Schools should be fined for illiteracy, says riot panel
Schools in England should be fined if pupils leave school with poor literacy skills, an independent report into last year's riots says.
It adds they should demonstrate how they are building pupils' characters, and give careers advice to each child.
In its final report into disturbances, the Riots, Communities and Victims Panel puts schools firmly in the spotlight for preventing future riots.
But head teachers have dismissed the recommendations as unrealistic.
The final report by the panel says a lack of support and opportunities for young people contributed to the outbreak of riots across England last summer.
It also cites poor parenting, an inability to prevent reoffending, too much emphasis on materialism and a lack of confidence in the police.
But it also puts much responsibility at the doors of schools and their leaders.
The key to avoiding future riots, the report claims, is communities "where parents and schools ensure children develop the values, skills and characters to make the right choices at crucial moments".
It says: "We propose that there should be a new requirement for schools to develop and publish their policies on building character.
"We also recommend that Ofsted undertake a thematic review of character building in schools.
"To inform interventions tailored to individual pupils' needs, the panel recommends primary and secondary schools should undertake regular assessments of pupils' strength of character."
The report also highlights poor literacy skills among young people, saying schools should be fined if they fail to deliver.
"We recommend that schools failing to raise the literacy rate of a child to an age appropriate standard should cover the financial cost of raising their attainment," it says.
The panel also expresses concern that many young people leave school not ready for work.
"We recommend schools develop and publish a careers support guarantee, setting out what a child can expect in terms of advice, guidance, contact with businesses and work experience options."
Schools should also "publish more of their data to ensure they take steps to use exclusion as a last resort and transfer pupils to quality alternative provision".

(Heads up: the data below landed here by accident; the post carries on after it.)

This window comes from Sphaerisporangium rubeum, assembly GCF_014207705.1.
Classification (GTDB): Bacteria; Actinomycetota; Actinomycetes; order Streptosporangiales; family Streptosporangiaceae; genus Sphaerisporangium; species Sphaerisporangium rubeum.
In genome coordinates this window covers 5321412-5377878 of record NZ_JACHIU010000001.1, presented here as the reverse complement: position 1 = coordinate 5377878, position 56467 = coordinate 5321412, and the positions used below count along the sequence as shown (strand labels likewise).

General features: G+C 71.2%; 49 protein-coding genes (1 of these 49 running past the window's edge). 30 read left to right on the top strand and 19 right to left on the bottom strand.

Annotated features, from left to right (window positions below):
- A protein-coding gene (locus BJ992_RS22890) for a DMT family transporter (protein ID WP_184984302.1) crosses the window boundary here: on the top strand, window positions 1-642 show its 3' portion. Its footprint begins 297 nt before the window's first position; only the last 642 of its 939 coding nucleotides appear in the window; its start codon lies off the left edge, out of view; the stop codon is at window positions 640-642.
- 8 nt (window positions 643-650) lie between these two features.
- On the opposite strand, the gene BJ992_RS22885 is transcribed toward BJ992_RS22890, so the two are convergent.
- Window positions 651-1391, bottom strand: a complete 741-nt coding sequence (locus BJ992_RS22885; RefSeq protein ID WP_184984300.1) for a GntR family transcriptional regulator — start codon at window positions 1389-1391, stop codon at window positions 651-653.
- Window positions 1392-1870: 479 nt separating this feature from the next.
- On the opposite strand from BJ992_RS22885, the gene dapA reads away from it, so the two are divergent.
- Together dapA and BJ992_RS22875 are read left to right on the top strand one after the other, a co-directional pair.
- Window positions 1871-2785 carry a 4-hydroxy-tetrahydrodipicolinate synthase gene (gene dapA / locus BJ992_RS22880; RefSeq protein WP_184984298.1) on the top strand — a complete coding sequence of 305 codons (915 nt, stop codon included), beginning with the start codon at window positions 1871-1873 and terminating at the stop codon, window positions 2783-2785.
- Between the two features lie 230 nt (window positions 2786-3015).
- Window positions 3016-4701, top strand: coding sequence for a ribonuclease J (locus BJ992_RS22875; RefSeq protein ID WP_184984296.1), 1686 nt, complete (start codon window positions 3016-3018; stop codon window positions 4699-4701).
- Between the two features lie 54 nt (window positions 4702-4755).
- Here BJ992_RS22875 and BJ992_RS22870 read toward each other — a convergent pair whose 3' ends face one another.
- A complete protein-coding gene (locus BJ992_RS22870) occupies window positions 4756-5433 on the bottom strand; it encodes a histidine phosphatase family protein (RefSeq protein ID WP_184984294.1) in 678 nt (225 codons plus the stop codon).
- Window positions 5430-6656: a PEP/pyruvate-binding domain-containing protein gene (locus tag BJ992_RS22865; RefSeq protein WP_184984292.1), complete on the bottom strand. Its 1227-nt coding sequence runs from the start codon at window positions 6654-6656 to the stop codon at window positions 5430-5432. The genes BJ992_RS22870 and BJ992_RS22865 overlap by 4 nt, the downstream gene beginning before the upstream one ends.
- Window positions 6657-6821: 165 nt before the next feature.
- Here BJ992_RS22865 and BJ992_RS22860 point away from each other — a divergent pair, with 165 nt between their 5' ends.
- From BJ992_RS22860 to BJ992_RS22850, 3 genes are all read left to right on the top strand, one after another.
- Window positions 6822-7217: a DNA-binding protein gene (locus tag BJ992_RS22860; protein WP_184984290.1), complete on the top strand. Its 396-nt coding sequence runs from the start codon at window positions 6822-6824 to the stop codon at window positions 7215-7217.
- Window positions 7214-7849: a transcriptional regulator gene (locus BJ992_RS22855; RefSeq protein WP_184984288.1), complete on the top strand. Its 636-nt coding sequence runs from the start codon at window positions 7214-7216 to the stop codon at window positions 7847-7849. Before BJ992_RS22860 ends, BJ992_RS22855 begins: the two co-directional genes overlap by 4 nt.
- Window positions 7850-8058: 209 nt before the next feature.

But Brian Lightman, general secretary of the Association of School and College Leaders, said many of the recommendations did not recognise what was already going on in schools.
"We are very disappointed that the panel has come up with such an unrealistic set of recommendations," he said.
"Schools have always seen building character as a major priority - the requirement to publish policies on this would be an additional bureaucratic requirement which would distract schools from their front line duties.
"And the recommendation to assess strength of character raises all sorts of questions about how that should be done."
Mr Lightman also said fining schools when pupils did not reach an age appropriate standard of literacy would reduce their capacity to provide the necessary support for these pupils.
And Russell Hobby, general secretary of the National Association of Head Teachers, said such a measure would punish other pupils at the school.
Mr Russell said the report was wrong to single out schools.
"I think school leaders will react with frustration and dismay with the tone that's being taken," he said.
Christine Blower, general secretary of the National Union of Teachers, said: "While many teachers are only too aware of the social problems and all too often grinding poverty that some of their pupils face, it has to be remembered that the key task of teachers is to teach.
"The problems that stem from poor housing, joblessness and poverty in all its forms cannot be for schools to solve."